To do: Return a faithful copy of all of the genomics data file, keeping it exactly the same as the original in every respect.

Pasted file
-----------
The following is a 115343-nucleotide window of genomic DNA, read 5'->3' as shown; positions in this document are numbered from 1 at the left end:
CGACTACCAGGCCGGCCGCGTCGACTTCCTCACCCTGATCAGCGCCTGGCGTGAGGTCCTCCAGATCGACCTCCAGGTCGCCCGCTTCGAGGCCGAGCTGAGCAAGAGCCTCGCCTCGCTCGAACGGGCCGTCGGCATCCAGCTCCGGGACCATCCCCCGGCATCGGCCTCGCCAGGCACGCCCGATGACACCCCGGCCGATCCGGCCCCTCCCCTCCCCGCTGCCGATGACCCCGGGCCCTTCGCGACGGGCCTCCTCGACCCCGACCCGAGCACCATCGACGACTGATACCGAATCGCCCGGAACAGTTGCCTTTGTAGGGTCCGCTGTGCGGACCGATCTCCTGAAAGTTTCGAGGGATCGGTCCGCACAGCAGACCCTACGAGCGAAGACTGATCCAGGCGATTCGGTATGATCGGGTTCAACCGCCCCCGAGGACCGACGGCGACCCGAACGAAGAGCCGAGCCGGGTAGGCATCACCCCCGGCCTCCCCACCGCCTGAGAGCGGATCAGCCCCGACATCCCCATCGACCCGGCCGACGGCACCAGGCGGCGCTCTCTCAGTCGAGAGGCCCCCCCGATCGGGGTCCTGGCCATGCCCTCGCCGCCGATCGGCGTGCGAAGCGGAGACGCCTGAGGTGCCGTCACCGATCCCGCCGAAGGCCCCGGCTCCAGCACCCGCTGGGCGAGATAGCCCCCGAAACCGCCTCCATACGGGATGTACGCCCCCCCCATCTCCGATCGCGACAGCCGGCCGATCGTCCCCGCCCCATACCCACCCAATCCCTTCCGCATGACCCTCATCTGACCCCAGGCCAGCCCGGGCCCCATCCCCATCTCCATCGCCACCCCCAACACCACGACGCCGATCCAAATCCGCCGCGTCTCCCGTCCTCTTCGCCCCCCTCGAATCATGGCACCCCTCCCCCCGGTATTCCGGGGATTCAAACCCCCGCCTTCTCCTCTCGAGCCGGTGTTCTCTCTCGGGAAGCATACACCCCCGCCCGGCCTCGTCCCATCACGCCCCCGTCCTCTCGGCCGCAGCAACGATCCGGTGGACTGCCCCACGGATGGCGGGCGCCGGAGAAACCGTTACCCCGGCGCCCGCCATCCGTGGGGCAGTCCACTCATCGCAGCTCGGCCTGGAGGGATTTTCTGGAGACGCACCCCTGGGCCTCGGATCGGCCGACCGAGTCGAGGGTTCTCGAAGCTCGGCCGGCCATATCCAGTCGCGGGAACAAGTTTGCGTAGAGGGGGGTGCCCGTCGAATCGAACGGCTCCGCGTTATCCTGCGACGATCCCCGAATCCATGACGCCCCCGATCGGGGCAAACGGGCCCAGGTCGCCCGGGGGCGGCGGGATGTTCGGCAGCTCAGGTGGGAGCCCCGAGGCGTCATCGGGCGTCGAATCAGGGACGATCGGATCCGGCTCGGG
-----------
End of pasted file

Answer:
The following is a 115343-nucleotide window of genomic DNA, read 5'->3' as shown; positions in this document are numbered from 1 at the left end:
CGACTACCAGGCCGGCCGCGTCGACTTCCTCACCCTGATCAGCGCCTGGCGTGAGGTCCTCCAGATCGACCTCCAGGTCGCCCGCTTCGAGGCCGAGCTGAGCAAGAGCCTCGCCTCGCTCGAACGGGCCGTCGGCATCCAGCTCCGGGACCATCCCCCGGCATCGGCCTCGCCAGGCACGCCCGATGACACCCCGGCCGATCCGGCCCCTCCCCTCCCCGCTGCCGATGACCCCGGGCCCTTCGCGACGGGCCTCCTCGACCCCGACCCGAGCACCATCGACGACTGATACCGAATCGCCCGGAACAGTTGCCTTTGTAGGGTCCGCTGTGCGGACCGATCTCCTGAAAGTTTCGAGGGATCGGTCCGCACAGCAGACCCTACGAGCGAAGACTGATCCAGGCGATTCGGTATGATCGGGTTCAACCGCCCCCGAGGACCGACGGCGACCCGAACGAAGAGCCGAGCCGGGTAGGCATCACCCCCGGCCTCCCCACCGCCTGAGAGCGGATCAGCCCCGACATCCCCATCGACCCGGCCGACGGCACCAGGCGGCGCTCTCTCAGTCGAGAGGCCCCCCCGATCGGGGTCCTGGCCATGCCCTCGCCGCCGATCGGCGTGCGAAGCGGAGACGCCTGAGGTGCCGTCACCGATCCCGCCGAAGGCCCCGGCTCCAGCACCCGCTGGGCGAGATAGCCCCCGAAACCGCCTCCATACGGGATGTACGCCCCCCCCATCTCCGATCGCGACAGCCGGCCGATCGTCCCCGCCCCATACCCACCCAATCCCTTCCGCATGACCCTCATCTGACCCCAGGCCAGCCCGGGCCCCATCCCCATCTCCATCGCCACCCCCAACACCACGACGCCGATCCAAATCCGCCGCGTCTCCCGTCCTCTTCGCCCCCCTCGAATCATGGCACCCCTCCCCCCGGTATTCCGGGGATTCAAACCCCCGCCTTCTCCTCTCGAGCCGGTGTTCTCTCTCGGGAAGCATACACCCCCGCCCGGCCTCGTCCCATCACGCCCCCGTCCTCTCGGCCGCAGCAACGATCCGGTGGACTGCCCCACGGATGGCGGGCGCCGGAGAAACCGTTACCCCGGCGCCCGCCATCCGTGGGGCAGTCCACTCATCGCAGCTCGGCCTGGAGGGATTTTCTGGAGACGCACCCCTGGGCCTCGGATCGGCCGACCGAGTCGAGGGTTCTCGAAGCTCGGCCGGCCATATCCAGTCGCGGGAACAAGTTTGCGTAGAGGGGGGTGCCCGTCGAATCGAACGGCTCCGCGTTATCCTGCGACGATCCCCGAATCCATGACGCCCCCGATCGGGGCAAACGGGCCCAGGTCGCCCGGGGGCGGCGGGATGTTCGGCAGCTCAGGTGGGAGCCCCGAGGCGTCATCGGGCGTCGAATCAGGGACGATCGGATCCGGCTCGGG